Strossen looks to Louis Brandeis’ very broad definition of privacy.
Question: Is privacy a 20th-century concern?
Nadine Strossen: I don’t know exactly what he means by that even though I have read his writing and I have debated him, but if he is saying that it doesn’t exist as a constitutional right, it shouldn't exist as a constitutional right, it doesn’t exist as a technological reality, I disagree with any or all of those propositions. I would go back to a judge that I admire even more than I admire Judge Posner, namely Louis Brandeis in a famous case in the early 20th century who said and he said it far more eloquently than my paraphrase, but basically that privacy is the greatest right…the one that is most valued by people and he had this very encompassing concept of privacy, which I share and it is…but he summed it up very succinctly when he said "the right to be let alone" and I think that is really a nice way of summarizing pretty much all of civil liberties and human rights, which is that you as an individual have the right to self determination and autonomy free of intrusion by the government or for that matter by private sector, interlopers, free of intrusion in any way, whether it is intrusion in watching you, whether it is intrusion in listening to you, monitoring you, whether it is intrusion in interfering with your ability to make private decisions for yourself and they are all interrelated and I think it is no coincidence that George Orwell's 1984, which I re-read every few years and it really stands the test of time and it is one of those books that takes on new and enhanced meaning every few years that I read it in light of what has happened since the last time I read it. If people who haven’t read it recently might not remember this, it is not that the government is engaging in torture or abuse or kangaroo court military commissions or some of the dramatic violations we are seeing now, the damage is done simply by the omnipresence of Big Brother and the notice that Big Brother is watching you. That is doesn’t cause killings, it doesn’t cause even the physical or psychological damage of torture, but it is the dehumanization, the loss of individual dignity when you know that you are never going to get beyond the government's radar screen and that has a chilling impact on how you conduct your life. You know what you read, what you see, whom you see, whom your relationship, so I couldn't disagree with him more.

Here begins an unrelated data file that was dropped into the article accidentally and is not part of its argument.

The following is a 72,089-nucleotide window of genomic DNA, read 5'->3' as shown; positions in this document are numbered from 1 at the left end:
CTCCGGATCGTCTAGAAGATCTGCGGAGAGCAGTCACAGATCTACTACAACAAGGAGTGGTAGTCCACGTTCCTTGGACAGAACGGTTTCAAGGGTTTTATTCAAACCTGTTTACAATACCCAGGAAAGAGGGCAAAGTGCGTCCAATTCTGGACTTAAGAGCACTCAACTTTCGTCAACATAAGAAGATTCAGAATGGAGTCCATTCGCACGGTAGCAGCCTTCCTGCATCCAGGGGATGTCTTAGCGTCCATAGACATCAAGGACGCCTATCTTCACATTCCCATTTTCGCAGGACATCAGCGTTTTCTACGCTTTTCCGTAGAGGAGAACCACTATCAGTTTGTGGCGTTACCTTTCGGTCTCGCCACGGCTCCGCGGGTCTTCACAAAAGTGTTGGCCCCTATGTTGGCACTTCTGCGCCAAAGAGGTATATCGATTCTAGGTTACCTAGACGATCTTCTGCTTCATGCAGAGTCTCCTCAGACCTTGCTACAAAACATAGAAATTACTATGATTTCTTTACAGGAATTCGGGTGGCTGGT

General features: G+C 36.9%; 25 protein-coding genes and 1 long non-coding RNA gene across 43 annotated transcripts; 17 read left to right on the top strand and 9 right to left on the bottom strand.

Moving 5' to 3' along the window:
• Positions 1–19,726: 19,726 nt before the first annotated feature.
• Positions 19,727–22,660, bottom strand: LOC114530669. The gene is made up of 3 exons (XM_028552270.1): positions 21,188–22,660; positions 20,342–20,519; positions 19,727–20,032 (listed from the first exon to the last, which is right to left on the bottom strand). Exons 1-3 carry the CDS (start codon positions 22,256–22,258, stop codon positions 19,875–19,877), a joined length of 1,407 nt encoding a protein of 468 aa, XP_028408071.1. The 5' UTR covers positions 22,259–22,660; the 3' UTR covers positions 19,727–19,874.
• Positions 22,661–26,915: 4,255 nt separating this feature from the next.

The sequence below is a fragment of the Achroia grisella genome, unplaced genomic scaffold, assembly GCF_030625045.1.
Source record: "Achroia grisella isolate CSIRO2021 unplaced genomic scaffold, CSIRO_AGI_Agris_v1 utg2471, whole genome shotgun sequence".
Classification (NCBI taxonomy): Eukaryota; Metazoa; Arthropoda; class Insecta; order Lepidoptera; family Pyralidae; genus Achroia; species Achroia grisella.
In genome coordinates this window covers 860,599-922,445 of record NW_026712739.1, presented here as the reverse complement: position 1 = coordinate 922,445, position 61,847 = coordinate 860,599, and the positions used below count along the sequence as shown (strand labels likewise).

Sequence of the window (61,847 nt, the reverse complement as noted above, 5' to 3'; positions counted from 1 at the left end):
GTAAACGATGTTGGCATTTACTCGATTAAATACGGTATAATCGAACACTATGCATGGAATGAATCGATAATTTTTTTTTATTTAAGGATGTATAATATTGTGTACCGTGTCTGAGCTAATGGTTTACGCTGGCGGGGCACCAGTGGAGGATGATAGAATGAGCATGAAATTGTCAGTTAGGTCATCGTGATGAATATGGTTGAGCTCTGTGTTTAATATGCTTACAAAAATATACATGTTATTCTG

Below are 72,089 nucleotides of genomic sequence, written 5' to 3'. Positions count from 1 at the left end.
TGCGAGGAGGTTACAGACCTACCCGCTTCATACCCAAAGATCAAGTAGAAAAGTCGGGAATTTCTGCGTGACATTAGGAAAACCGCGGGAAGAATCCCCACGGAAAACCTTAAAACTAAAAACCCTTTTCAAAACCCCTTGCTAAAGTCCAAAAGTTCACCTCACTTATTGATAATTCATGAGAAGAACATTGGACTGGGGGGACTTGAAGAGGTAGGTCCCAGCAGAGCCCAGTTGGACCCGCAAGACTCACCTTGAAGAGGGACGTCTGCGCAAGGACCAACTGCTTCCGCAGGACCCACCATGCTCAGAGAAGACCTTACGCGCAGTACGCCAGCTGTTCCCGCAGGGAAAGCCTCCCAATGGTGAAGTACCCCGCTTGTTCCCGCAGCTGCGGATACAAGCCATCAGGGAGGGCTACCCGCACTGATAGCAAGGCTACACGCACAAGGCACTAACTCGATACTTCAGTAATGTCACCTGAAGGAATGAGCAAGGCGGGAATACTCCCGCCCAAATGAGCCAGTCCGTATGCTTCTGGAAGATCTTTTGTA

Recorded On: 2/14/08